Dell to Acquire EMC, Majority Stake in VMware in Biggest Tech Deal Ever

dellhqFormer consumer hardware heavyweight Dell has acquired cloud computing, storage and security powerhouse EMC corp. in a deal that is being hailed as the biggest tech deal of all time.

On Monday morning, Dell and partners MSD Partners and Silver Lake bought the Massachusetts-based technology company for $67 billion USD, or roughly $33 per share, a number that far exceeds previous rumors of $27 per share, and dwarfs other large tech deals, such as the $37 billion deal between chipmakers Avago and Broadcom last month.

Shares of EMC jumped with growing rumors of the deal, but Dell is no longer publically traded after founder and CEO Michael Dell took the company private to the tune of $25 billion in 2013.

This deal is a major landmark on Dell’s path from consumer-grade PC business to enterprise-grade IT solutions provider. Dell has struggled to gain a foothold in the Post-PC world and has recently turned to enterprise-grade IT solutions as a business model.

“The combination of Dell and EMC creates an enterprise solutions powerhouse,” said Dell in a prepared statement. “Our new company will be exceptionally well-positioned for growth in the most strategic areas of next-generation IT.”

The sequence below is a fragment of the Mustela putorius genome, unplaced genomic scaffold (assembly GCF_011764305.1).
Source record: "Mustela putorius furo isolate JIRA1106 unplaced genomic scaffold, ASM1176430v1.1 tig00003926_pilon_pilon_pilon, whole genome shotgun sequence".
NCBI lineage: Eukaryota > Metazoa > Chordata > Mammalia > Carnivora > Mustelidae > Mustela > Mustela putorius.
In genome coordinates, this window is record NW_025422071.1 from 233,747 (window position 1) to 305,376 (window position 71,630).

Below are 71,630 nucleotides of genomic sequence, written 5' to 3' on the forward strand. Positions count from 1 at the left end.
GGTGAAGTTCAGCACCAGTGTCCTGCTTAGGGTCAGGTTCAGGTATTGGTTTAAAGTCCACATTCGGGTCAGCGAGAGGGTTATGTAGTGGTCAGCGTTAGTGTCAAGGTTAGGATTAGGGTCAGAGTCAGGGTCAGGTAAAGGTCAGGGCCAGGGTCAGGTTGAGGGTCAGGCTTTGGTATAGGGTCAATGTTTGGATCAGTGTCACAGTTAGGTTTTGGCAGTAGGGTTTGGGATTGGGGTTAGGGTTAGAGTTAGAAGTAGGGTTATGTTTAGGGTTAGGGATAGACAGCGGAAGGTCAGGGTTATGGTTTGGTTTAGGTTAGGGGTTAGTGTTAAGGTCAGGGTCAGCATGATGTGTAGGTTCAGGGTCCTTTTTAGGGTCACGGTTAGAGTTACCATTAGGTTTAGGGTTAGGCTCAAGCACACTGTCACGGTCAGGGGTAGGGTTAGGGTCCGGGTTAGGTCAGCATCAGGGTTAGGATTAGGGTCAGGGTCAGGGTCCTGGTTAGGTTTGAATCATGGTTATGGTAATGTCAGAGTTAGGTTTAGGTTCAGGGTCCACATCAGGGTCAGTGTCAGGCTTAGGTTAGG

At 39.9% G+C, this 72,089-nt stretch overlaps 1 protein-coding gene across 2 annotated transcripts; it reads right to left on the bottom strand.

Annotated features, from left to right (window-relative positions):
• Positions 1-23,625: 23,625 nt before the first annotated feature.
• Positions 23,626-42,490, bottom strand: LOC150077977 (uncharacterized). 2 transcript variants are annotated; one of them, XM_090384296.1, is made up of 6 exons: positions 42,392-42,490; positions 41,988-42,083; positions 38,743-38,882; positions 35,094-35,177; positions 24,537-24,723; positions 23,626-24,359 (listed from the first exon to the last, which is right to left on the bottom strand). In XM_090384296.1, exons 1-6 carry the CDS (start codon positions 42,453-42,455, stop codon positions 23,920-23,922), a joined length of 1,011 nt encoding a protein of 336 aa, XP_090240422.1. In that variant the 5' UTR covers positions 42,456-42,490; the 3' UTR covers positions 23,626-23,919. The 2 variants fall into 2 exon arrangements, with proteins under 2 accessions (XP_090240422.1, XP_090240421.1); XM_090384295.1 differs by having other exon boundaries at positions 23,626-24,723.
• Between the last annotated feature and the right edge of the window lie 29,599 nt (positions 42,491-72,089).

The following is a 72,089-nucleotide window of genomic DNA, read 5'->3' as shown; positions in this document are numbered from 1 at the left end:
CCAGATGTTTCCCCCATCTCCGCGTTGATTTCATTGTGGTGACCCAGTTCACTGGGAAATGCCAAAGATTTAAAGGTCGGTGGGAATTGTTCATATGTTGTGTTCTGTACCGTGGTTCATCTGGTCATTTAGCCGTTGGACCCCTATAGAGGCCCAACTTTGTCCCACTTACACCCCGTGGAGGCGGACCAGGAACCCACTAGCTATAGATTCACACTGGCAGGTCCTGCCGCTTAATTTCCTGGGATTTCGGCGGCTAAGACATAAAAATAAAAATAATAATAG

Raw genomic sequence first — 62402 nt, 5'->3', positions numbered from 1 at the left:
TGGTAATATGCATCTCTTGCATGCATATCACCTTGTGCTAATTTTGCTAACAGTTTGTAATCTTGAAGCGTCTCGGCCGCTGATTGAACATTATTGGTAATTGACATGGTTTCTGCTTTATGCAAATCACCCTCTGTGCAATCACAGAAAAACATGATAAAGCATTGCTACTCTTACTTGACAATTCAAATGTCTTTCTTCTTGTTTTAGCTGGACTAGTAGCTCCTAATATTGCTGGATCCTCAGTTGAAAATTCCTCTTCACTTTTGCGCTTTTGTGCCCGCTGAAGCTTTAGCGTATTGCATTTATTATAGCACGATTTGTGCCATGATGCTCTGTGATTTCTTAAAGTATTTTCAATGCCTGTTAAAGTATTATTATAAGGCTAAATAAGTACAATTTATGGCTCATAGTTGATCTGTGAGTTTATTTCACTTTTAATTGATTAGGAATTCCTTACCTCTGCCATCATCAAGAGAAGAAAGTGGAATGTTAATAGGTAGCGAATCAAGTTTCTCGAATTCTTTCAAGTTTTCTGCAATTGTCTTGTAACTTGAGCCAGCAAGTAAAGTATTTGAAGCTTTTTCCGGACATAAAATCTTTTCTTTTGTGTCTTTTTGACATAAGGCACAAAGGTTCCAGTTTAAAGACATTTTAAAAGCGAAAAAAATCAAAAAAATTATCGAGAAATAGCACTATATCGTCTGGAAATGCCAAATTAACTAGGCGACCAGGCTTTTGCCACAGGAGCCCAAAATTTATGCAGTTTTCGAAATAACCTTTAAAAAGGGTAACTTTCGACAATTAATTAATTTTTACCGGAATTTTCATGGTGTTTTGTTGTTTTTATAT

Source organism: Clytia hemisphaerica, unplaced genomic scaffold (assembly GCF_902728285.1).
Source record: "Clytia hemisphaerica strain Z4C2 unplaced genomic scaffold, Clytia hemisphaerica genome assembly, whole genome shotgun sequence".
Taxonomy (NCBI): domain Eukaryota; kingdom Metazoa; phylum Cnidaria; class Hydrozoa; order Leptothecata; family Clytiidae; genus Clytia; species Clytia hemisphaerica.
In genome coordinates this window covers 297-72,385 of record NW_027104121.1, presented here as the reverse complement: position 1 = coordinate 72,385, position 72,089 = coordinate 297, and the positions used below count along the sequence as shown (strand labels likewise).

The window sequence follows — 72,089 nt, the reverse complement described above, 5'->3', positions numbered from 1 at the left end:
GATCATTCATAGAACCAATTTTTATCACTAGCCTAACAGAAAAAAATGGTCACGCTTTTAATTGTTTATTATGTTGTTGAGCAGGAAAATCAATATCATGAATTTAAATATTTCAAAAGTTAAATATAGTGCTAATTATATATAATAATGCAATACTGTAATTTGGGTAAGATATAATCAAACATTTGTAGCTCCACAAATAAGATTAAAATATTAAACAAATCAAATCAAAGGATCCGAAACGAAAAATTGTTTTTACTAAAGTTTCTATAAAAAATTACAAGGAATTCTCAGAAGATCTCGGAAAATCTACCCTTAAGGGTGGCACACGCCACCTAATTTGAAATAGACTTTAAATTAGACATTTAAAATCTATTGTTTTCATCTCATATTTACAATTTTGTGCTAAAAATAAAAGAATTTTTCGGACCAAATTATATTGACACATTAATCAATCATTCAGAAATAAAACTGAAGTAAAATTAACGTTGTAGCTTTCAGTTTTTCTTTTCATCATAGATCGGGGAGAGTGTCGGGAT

EMC, which built its reputation selling storage systems for data centers, has a large and diverse portfolio, ranging from the prominent security company RSA, to an 81% stake in VMware, the premier provider of virtualized software. VMware was included in the deal, but will continue to be run as a separate publicly traded company, whilst EMC will go private and become part of Dell.

EMC also owns Pivotal, a prominent cloud platform as a service (PaaS) provider featured in our Cloud Platforms Buyer’s Guide and PaaS comparison matrix. As of press time, Pivotal will remain operating as it is now under its current leadership.

According to a statement released by EMC, the two companies combined will make Dell and EMC the world’s largest privately controlled technology company.

However, According to USA Today, Dell’s acquisition of EMC will make the tandem the number-three player in enterprise technology by revenue, trailing only HP and IBM.

The big question is, with a larger, combined company be better for Dell and EMC? The deal comes as many of Dell and EMC’s largest competitors, such as Hewlett-Packard split their companies and spin off divisions to better deal with competition from smaller, more agile tech vendors.

At present, the deal is set to close in mid-2016 and is still subject to government regulatory approval. The deal also includes a provision that will allow EMC to “shop around” for other buyers, but the data storage company is reportedly unlikely to find a better price.

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Jeff Edwards

Editor at Solutions Review
Jeff Edwards is an enterprise technology writer and analyst covering Identity Management, SIEM, Endpoint Protection, and Cybersecurity writ large.He holds a Bachelor of Arts Degree in Journalism from the University of Massachusetts Amherst, and previously worked as a reporter covering Boston City Hall.
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